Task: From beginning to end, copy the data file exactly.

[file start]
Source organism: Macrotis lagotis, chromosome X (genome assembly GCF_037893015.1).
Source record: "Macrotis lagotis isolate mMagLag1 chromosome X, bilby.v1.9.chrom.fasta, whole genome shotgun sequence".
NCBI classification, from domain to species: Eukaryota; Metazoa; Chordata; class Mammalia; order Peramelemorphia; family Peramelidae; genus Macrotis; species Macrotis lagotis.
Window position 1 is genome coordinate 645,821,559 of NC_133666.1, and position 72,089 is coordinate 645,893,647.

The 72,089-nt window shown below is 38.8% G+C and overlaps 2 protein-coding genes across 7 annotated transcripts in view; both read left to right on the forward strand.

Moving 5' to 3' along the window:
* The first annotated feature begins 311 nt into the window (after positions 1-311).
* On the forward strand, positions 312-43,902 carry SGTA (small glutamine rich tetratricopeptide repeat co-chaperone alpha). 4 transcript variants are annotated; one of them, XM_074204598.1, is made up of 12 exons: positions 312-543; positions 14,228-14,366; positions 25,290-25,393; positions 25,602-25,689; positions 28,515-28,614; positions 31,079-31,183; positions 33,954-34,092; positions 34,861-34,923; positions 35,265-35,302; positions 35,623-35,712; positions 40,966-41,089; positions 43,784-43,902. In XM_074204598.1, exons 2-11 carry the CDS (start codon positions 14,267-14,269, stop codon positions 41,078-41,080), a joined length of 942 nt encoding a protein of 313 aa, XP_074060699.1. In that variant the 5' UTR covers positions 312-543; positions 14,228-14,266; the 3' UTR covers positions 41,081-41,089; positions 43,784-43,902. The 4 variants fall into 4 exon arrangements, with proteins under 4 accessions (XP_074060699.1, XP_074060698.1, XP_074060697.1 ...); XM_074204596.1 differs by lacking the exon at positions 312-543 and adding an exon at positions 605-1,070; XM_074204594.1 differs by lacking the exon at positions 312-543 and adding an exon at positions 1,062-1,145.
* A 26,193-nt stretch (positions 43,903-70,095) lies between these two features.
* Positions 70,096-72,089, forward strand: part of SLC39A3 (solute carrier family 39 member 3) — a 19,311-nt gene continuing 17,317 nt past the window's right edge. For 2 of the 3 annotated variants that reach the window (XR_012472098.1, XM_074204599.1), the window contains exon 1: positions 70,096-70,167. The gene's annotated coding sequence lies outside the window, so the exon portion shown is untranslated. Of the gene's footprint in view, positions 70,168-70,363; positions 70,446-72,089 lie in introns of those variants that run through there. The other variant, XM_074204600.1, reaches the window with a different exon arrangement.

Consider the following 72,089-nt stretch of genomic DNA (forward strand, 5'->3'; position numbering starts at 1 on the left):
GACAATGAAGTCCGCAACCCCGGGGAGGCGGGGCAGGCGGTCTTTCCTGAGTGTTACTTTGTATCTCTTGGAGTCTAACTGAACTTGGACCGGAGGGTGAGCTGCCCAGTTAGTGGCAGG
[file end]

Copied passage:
Source organism: Macrotis lagotis, chromosome X (genome assembly GCF_037893015.1).
Source record: "Macrotis lagotis isolate mMagLag1 chromosome X, bilby.v1.9.chrom.fasta, whole genome shotgun sequence".
NCBI classification, from domain to species: Eukaryota; Metazoa; Chordata; class Mammalia; order Peramelemorphia; family Peramelidae; genus Macrotis; species Macrotis lagotis.
Window position 1 is genome coordinate 645,821,559 of NC_133666.1, and position 72,089 is coordinate 645,893,647.

The 72,089-nt window shown below is 38.8% G+C and overlaps 2 protein-coding genes across 7 annotated transcripts in view; both read left to right on the forward strand.

Moving 5' to 3' along the window:
* The first annotated feature begins 311 nt into the window (after positions 1-311).
* On the forward strand, positions 312-43,902 carry SGTA (small glutamine rich tetratricopeptide repeat co-chaperone alpha). 4 transcript variants are annotated; one of them, XM_074204598.1, is made up of 12 exons: positions 312-543; positions 14,228-14,366; positions 25,290-25,393; positions 25,602-25,689; positions 28,515-28,614; positions 31,079-31,183; positions 33,954-34,092; positions 34,861-34,923; positions 35,265-35,302; positions 35,623-35,712; positions 40,966-41,089; positions 43,784-43,902. In XM_074204598.1, exons 2-11 carry the CDS (start codon positions 14,267-14,269, stop codon positions 41,078-41,080), a joined length of 942 nt encoding a protein of 313 aa, XP_074060699.1. In that variant the 5' UTR covers positions 312-543; positions 14,228-14,266; the 3' UTR covers positions 41,081-41,089; positions 43,784-43,902. The 4 variants fall into 4 exon arrangements, with proteins under 4 accessions (XP_074060699.1, XP_074060698.1, XP_074060697.1 ...); XM_074204596.1 differs by lacking the exon at positions 312-543 and adding an exon at positions 605-1,070; XM_074204594.1 differs by lacking the exon at positions 312-543 and adding an exon at positions 1,062-1,145.
* A 26,193-nt stretch (positions 43,903-70,095) lies between these two features.
* Positions 70,096-72,089, forward strand: part of SLC39A3 (solute carrier family 39 member 3) — a 19,311-nt gene continuing 17,317 nt past the window's right edge. For 2 of the 3 annotated variants that reach the window (XR_012472098.1, XM_074204599.1), the window contains exon 1: positions 70,096-70,167. The gene's annotated coding sequence lies outside the window, so the exon portion shown is untranslated. Of the gene's footprint in view, positions 70,168-70,363; positions 70,446-72,089 lie in introns of those variants that run through there. The other variant, XM_074204600.1, reaches the window with a different exon arrangement.

Consider the following 72,089-nt stretch of genomic DNA (forward strand, 5'->3'; position numbering starts at 1 on the left):
GACAATGAAGTCCGCAACCCCGGGGAGGCGGGGCAGGCGGTCTTTCCTGAGTGTTACTTTGTATCTCTTGGAGTCTAACTGAACTTGGACCGGAGGGTGAGCTGCCCAGTTAGTGGCAGG